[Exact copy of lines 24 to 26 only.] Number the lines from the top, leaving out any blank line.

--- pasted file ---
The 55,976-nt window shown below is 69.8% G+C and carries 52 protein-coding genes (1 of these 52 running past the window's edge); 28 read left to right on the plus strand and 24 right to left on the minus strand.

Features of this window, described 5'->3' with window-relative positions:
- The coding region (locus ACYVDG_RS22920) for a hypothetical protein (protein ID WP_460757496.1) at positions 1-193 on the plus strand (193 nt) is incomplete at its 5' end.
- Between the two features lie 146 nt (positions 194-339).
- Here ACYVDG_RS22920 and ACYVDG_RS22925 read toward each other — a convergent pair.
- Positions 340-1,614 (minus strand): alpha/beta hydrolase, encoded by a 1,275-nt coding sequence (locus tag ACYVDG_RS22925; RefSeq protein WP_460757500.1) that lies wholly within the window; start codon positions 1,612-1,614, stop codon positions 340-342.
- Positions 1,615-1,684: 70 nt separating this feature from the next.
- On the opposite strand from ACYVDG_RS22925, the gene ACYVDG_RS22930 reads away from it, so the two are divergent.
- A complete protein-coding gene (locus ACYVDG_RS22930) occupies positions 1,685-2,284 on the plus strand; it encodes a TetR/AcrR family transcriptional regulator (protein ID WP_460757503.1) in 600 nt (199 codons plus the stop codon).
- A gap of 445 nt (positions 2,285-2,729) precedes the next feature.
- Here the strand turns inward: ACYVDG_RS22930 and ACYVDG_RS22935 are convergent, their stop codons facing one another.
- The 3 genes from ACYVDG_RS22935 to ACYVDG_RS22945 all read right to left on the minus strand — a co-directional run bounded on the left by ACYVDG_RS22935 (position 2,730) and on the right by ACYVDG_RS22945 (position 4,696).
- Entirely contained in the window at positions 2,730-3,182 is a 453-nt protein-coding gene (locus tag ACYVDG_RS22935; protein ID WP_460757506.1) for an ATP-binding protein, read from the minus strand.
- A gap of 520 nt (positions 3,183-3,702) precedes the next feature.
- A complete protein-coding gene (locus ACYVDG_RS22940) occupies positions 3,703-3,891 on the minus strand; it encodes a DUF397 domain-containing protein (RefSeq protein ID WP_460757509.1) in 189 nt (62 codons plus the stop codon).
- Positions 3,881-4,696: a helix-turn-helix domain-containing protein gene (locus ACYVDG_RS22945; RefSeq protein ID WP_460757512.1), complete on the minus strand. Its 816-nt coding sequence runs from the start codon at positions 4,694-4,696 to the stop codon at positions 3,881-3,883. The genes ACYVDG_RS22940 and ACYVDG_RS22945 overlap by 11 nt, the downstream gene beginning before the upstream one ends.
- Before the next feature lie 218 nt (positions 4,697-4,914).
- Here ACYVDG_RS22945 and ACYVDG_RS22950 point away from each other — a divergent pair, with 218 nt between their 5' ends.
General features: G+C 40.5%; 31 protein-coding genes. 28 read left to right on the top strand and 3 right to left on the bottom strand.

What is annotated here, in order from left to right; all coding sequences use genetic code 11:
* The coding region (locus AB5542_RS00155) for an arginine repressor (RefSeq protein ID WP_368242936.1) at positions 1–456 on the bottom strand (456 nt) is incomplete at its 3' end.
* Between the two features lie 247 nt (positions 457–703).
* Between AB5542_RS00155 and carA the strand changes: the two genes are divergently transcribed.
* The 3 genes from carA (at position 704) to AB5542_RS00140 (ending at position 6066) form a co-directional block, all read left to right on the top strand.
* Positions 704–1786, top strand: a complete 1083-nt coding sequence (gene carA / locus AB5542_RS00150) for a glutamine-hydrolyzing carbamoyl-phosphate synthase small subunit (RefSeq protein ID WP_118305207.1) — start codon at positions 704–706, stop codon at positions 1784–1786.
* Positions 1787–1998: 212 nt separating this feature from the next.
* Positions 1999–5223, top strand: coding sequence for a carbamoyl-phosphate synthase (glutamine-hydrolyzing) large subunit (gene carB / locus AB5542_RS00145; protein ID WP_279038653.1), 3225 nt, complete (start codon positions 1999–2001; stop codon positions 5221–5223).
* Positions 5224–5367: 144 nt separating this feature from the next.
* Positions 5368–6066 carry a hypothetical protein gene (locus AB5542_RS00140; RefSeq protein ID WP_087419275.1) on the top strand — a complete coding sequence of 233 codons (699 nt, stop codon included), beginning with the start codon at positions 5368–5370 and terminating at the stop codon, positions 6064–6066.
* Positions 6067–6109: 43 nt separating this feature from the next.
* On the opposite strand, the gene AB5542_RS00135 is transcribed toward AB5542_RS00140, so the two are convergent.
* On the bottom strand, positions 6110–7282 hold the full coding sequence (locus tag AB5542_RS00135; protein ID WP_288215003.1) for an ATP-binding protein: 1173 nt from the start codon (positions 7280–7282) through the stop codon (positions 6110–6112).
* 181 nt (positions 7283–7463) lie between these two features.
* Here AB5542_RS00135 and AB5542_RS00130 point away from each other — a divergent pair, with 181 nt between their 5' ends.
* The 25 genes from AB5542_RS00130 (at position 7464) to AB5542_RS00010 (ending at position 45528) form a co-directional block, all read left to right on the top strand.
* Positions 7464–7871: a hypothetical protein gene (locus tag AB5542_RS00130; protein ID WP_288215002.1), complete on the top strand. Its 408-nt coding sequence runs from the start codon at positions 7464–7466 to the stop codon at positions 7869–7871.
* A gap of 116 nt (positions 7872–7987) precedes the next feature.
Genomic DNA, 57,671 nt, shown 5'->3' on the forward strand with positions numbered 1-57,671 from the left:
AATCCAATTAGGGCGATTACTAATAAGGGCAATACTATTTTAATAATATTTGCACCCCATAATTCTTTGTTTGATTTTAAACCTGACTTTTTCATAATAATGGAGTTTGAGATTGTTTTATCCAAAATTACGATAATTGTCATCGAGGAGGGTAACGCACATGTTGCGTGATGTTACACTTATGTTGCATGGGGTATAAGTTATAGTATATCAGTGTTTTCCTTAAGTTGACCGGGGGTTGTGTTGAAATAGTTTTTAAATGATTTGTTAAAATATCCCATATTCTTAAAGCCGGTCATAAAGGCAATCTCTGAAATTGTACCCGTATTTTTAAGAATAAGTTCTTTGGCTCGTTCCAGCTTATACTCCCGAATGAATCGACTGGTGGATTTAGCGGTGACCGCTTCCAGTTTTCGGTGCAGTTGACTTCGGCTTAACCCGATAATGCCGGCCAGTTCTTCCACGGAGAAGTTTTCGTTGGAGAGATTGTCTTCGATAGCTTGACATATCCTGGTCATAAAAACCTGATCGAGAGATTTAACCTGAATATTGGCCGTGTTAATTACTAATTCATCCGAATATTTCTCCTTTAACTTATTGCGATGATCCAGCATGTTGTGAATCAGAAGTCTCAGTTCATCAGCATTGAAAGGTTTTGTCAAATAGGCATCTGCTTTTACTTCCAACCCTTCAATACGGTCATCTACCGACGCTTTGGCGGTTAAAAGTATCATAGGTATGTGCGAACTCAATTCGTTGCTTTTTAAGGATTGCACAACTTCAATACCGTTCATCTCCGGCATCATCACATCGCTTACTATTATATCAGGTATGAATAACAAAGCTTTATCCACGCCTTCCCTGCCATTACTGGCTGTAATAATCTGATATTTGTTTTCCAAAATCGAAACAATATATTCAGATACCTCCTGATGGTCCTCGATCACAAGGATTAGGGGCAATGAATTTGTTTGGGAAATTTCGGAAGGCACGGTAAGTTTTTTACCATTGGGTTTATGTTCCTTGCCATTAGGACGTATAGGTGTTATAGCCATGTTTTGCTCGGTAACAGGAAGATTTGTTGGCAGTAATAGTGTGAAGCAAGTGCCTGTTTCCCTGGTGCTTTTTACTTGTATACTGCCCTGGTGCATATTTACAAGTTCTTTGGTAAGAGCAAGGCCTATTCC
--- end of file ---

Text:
* The 3 genes from carA (at position 704) to AB5542_RS00140 (ending at position 6066) form a co-directional block, all read left to right on the top strand.
* Positions 704–1786, top strand: a complete 1083-nt coding sequence (gene carA / locus AB5542_RS00150) for a glutamine-hydrolyzing carbamoyl-phosphate synthase small subunit (RefSeq protein ID WP_118305207.1) — start codon at positions 704–706, stop codon at positions 1784–1786.
* Positions 1787–1998: 212 nt separating this feature from the next.